Good piece in the Financial Times online today by Gavyn Davies on what will happen to markets when Quantitative Easing (QE) ends. As we witnessed last week, comments on the potential end to QE can generate significant volatility in financial markets. But there is something in this debate that still confuses me and it has to do with the interpretation that some make of the end of QE.
QE will end one day, this must be the assumption of anyone who understands monetary policy. The day the recovery is strong enough, when central banks feel that the economy is close enough to full employment, we will see a normalization of monetary policy conditions. From an expansionary stance, we will move towards a more neutral stance. This has always been the case in the past, although we used to think only in terms of interest rates and not QE. One way to see how this will happen is the chart below (which I am borrowing from a recent Brad DeLong blog post).
This is a plot of long-term (10 years) and short-term (3 months) interest rates for the U.S. The pattern that we see after each of the last recessions is that short-term rates deviate from long-term rates as a sign that monetary policy is hitting the accelerator (the yield curve becomes steep). A few years after the recession is over, short-term rates are raised and they reach a level similar to long-term rates. After that we see the two continuing at similar levels until the next recession comes. [Note: the chart above plots nominal interest rates so we need to be careful in our interpretation, differences in inflation over different horizons can be relevant to explain the shape; I am ignoring inflation in my analysis.]
We expect a similar pattern this time, the red line will catch up with the blue line at some point in the future, and before that happens, we will see a statement from the U.S. Federal Reserve that QE is about to end (or to slow down at first). What is clear from the chart is that it is taking longer than before for short-term rates to go back up to meet long-term rates, a sign that the current recovery is much weaker than previous recoveries.
What will we learn the day Ben Bernanke announces that we are starting that path towards normalization? It might be that we learn that he is simply becoming optimistic about growth in the U.S. This will be good news. It might not be a surprise to some who expected that type of growth going forward, but it could be a positive surprise to others that thought growth would never come back. In this scenario, it is difficult to think about such an announcement as bad news. We know that QE will end one day, we know that short-term rates will have to increase, so if the announcement was to be a surprise in the sense that it is coming too early, it would mean that there is a positive surprise in terms of growth happening earlier than expected -- and this has to be good news.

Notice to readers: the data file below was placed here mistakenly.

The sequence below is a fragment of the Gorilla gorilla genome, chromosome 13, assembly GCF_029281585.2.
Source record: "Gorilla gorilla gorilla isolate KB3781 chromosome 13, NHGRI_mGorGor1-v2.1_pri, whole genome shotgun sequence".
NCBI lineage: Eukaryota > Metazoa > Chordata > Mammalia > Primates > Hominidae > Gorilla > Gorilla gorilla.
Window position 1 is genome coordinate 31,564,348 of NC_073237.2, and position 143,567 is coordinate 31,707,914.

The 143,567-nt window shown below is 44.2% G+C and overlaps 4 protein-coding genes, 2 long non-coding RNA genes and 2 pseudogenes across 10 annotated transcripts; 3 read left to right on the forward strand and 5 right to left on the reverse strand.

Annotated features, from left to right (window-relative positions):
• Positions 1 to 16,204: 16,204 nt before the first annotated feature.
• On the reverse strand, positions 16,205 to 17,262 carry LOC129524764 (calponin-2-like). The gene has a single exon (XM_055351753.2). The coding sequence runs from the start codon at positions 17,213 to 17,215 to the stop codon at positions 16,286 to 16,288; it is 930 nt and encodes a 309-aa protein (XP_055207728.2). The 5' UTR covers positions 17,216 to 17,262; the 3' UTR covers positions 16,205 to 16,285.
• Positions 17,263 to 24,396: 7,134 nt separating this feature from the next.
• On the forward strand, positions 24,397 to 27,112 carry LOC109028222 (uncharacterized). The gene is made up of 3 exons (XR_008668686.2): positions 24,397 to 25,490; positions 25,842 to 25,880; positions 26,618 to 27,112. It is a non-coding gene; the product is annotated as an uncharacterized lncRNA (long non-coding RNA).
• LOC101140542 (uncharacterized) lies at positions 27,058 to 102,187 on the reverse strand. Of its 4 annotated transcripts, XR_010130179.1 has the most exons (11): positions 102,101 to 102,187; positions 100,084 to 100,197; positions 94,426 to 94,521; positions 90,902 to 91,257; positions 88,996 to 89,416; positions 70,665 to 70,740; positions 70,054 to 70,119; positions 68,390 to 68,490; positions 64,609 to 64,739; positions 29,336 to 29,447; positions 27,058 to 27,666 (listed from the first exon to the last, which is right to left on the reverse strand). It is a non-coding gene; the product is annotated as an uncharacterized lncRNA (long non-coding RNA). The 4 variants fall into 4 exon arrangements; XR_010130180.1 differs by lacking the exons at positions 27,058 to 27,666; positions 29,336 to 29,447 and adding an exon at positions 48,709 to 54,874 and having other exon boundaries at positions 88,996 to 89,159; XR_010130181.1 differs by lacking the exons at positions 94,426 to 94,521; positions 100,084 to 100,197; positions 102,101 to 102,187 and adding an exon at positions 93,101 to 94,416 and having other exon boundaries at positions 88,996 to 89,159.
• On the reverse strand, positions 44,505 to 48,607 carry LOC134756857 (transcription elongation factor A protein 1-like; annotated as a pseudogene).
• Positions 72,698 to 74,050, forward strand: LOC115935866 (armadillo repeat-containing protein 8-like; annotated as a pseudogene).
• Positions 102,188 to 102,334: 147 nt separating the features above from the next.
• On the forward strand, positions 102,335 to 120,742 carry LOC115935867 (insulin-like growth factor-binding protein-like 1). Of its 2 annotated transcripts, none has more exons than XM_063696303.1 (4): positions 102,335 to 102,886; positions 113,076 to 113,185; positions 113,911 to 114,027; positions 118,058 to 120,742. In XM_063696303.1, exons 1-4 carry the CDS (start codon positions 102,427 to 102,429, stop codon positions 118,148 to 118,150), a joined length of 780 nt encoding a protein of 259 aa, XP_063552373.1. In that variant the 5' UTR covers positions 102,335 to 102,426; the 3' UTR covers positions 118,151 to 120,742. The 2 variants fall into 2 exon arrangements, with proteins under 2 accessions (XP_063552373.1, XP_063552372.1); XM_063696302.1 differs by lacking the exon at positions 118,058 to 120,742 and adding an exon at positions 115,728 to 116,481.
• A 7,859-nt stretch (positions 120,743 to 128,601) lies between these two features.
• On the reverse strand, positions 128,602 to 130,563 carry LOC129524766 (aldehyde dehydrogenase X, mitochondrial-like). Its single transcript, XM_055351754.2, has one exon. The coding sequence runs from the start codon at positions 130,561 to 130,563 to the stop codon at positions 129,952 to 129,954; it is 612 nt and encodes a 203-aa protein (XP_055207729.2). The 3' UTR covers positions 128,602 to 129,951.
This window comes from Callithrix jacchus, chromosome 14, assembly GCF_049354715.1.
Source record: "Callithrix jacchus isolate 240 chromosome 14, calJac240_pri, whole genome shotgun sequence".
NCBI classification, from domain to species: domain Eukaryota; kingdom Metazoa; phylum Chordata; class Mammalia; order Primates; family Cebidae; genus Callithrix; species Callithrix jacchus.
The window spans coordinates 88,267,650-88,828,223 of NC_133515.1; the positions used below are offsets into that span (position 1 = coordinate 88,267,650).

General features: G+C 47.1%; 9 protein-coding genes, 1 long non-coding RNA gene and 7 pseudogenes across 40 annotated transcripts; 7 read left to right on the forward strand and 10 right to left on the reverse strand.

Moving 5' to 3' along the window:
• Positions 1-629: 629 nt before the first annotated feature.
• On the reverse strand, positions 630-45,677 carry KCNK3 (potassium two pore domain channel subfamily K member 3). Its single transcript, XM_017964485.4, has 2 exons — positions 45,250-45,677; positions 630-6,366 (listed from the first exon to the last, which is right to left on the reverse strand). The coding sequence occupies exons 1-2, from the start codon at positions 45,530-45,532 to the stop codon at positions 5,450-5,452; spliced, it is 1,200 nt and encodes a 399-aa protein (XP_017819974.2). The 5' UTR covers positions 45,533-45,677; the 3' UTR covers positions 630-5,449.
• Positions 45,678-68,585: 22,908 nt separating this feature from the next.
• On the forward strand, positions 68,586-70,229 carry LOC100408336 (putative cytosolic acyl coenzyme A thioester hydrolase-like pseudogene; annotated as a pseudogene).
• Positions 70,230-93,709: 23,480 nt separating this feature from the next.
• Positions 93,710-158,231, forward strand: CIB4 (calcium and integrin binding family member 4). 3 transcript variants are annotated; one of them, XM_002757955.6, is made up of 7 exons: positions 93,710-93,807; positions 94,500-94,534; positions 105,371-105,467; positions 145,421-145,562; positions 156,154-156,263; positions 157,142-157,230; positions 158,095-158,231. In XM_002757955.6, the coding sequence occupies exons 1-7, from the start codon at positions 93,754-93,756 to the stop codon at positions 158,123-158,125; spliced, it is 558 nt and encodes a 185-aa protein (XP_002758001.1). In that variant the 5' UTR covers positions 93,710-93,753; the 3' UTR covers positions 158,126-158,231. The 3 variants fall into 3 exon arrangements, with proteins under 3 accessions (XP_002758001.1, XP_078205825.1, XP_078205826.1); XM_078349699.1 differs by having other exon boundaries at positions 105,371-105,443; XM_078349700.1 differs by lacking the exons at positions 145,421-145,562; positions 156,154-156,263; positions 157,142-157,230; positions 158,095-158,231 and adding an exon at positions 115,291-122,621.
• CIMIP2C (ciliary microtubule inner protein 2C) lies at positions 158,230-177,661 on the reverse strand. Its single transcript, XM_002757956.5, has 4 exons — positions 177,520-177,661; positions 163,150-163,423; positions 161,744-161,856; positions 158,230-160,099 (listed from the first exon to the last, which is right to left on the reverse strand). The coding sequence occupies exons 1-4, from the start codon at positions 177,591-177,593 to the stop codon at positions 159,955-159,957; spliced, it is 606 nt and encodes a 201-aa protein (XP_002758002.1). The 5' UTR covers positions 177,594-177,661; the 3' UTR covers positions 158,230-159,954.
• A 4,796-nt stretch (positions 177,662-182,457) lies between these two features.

There is a second and more pessimistic scenario: the day Ben Bernanke announces that QE is ending, we learn that the economy is not doing much better, but that the FOMC has simply changed their mind. They do not care about low growth, they want to be tough and they are ready to stop QE to signal a change in policy. This would be bad news because it represents a change in policy and not a change in our expectations about growth.
Understanding what will happen to markets when QE ends requires a decision about which of the two scenarios above is more likely. I personally see the first scenario more likely than the second one. I do not see a policy reversal in the near future, but I do see the end of QE as good news accumulates. But this is my view, what matters is how the stock market will read the communications of the central bank. The words chosen to communicate their actions at that point, as well as their credibility, will make a great difference.
One final point to notice in the chart above: while the pattern of deviations between the red and blue line are clear, there is also a clear downward trend in long-term rates (in nominal terms in the chart but we know that there is a similar downward trends in real rates). As Gavyn Davies points out in his article, there is some uncertainty about this trend. Is this trend real or is it the outcome of a bubble? This is a second potential source of uncertainty. When the red line starts climbing, what will happen to the blue line? Will it stay around where it is and the two will meet at a level that will be low by historical standards? Or will we see a significant increase in long-term rates as expectations of monetary policy are challenged?
I have argued before that there are fundamental reasons why long-term interest rates are low that are independent of what monetary policy is doing. But others argue that long-term rates are distorted and ready to go up when QE ends. If this is the case, then stopping QE will suddenly increase all rates up and it will certainly be bad news for financial markets.